Two aircraft got down very low – to about 300ft and 390ft respectively – to attack the Italian liners Rex and Conte di Savoia, which were being used as troop ships to North Africa.
Eyewitness accounts that describe Bomber Command’s operations to Italy often speak of the long duration (some 9 hours) of the trip, and a boredom that was only punctuated by the joy in seeing the snow-covered Alpine peaks and the short-lived drama of bombing the target.
Yet the earlier attacks on Italy, in 1940 and 1941, often proved to be much more wild adventures. As explained by Richard Worrall in his book The Italian Blitz 1940–43, individual aircraft selected their own way of getting to the target and, once there, they would not just drop their bombload but often engaged in ‘further activities’, such as the low-level shooting-up of flak positions, airfields, road convoys, moving trains or ocean liners.
In early December 1940, 4 Group had been taken off Italian operations owing to the need to conserve its Whitley Mk Vs for large fire-raising operations against German cities, and the ‘Italy assignment’ was transferred to 3 Group, which operated the Vickers Wellington Mk Ic.
The operational instructions issued by HQ Bomber Command stated they were to attack Italian targets, but only with a maximum number of 15 aircraft; they were given a fixed list of German targets from which to choose alternatives if weather precluded attack upon Italian objectives, but clearly the latter was the priority.
On Dec. 4, 3 Group undertook its first Italian operation, when 15 aircraft were detailed to bomb the Royal Arsenal in Turin, and Wellingtons were also sent to Italy on Dec. 18 and 21, and on Jan. 11/12 1941.
The following night, seven Wellingtons were ordered to attack the oil refineries at Porto Marghera, near Venice. The bombers scored direct hits on the target area: one 1,000lb bomb dropped from 700ft scored a direct hit on large buildings at the oil refinery, causing a massive explosion with reddish/white smoke and flames to 400ft, whilst further bombs caused oil storage tanks to explode and a large building to collapse and disintegrate.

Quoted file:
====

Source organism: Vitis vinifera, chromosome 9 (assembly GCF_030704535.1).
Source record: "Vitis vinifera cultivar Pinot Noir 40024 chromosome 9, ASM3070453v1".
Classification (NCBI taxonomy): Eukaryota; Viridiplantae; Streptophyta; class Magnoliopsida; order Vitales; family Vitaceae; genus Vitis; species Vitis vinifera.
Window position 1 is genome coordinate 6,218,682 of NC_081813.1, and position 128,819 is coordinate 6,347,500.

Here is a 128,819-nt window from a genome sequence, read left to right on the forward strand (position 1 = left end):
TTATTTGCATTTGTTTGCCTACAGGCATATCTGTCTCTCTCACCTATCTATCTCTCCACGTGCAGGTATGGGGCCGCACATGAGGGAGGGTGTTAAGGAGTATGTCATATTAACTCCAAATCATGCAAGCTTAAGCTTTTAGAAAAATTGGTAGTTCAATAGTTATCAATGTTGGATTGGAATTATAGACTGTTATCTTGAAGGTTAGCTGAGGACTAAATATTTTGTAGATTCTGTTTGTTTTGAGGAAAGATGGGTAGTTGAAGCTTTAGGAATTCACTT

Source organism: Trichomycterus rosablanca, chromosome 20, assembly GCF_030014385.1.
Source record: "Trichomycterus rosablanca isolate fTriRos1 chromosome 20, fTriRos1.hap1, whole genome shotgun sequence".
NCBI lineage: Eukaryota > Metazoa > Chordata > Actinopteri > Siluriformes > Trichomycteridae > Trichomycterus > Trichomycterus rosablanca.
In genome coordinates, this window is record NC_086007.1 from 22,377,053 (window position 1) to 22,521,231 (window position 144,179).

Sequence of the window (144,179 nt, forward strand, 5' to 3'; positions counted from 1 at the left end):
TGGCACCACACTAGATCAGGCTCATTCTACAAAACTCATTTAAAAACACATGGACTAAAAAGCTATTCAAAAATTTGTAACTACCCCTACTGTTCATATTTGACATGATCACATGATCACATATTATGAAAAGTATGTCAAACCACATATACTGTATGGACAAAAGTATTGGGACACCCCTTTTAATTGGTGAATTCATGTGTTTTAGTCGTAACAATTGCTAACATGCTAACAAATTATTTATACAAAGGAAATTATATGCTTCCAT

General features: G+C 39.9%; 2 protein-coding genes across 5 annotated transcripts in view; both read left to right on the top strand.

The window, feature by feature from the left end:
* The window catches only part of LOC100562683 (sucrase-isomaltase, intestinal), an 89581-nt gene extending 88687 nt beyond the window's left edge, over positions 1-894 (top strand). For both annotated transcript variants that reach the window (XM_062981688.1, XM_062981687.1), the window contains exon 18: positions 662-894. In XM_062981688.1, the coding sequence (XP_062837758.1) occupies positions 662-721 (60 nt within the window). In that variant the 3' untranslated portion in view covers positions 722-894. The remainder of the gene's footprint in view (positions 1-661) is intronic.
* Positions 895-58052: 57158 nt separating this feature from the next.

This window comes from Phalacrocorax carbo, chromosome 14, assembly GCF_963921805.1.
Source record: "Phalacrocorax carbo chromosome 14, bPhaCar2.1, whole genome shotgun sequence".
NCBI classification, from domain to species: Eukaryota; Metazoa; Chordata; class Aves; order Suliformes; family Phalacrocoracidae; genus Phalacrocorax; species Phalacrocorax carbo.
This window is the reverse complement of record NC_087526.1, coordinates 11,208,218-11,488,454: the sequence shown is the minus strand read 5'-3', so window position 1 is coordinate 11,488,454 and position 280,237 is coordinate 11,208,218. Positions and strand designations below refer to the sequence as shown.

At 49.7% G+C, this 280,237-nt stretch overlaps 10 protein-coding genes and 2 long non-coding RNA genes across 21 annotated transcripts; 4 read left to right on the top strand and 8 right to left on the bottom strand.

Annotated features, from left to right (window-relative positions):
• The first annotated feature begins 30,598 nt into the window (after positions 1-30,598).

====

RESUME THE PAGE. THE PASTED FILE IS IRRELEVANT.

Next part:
Fifteen minutes into the attack, the target area was described by aircrews as being a mass of flames. Yet 3 Group’s aircraft had not travelled that far (a round trip of 1,500 miles) just to drop their modest bombloads (at that range about 1,500lb).
With little chance of being intercepted – in early 1941 the Regia Aeronautica had yet to train for the night-fighter role – the Wellingtons used their machine guns to strafe the oil refinery and flak positions.
Two aircraft got down very low – to about 300ft and 390ft respectively – to attack the Italian liners Rex and Conte di Savoia, which were being used as troop ships to North Africa. The raid report stated that another Wellington on its return journey attacked Padua aerodrome from an incredible 20ft.
Such activity encapsulates the brave – if at times reckless – endeavour of the early bomber attacks on Italy. Operations did become a lot more organised, more controlled and, ultimately, more devastating from autumn 1942 onwards, though a final ‘wild ride’ would be the daylight operation to Milan by 5 Group’s Lancasters on 24 October 1942, which culminated in some low-level flying and strafing by machine guns.
As for the two Italian liners, the next time the Rex was attacked by the RAF, in conjunction with Beaufighters of the South African Air Force, was on Sep. 8, 1944 and the ship would be sunk near Trieste. The Conte di Savoia was scuttled in Venice by German forces on Sep.11, 1943, but was raised and then scrapped in 1945.
The Italian Blitz 1940–43 is published by Osprey Publishing and is available to order here.
Photo credit: Crown Copyright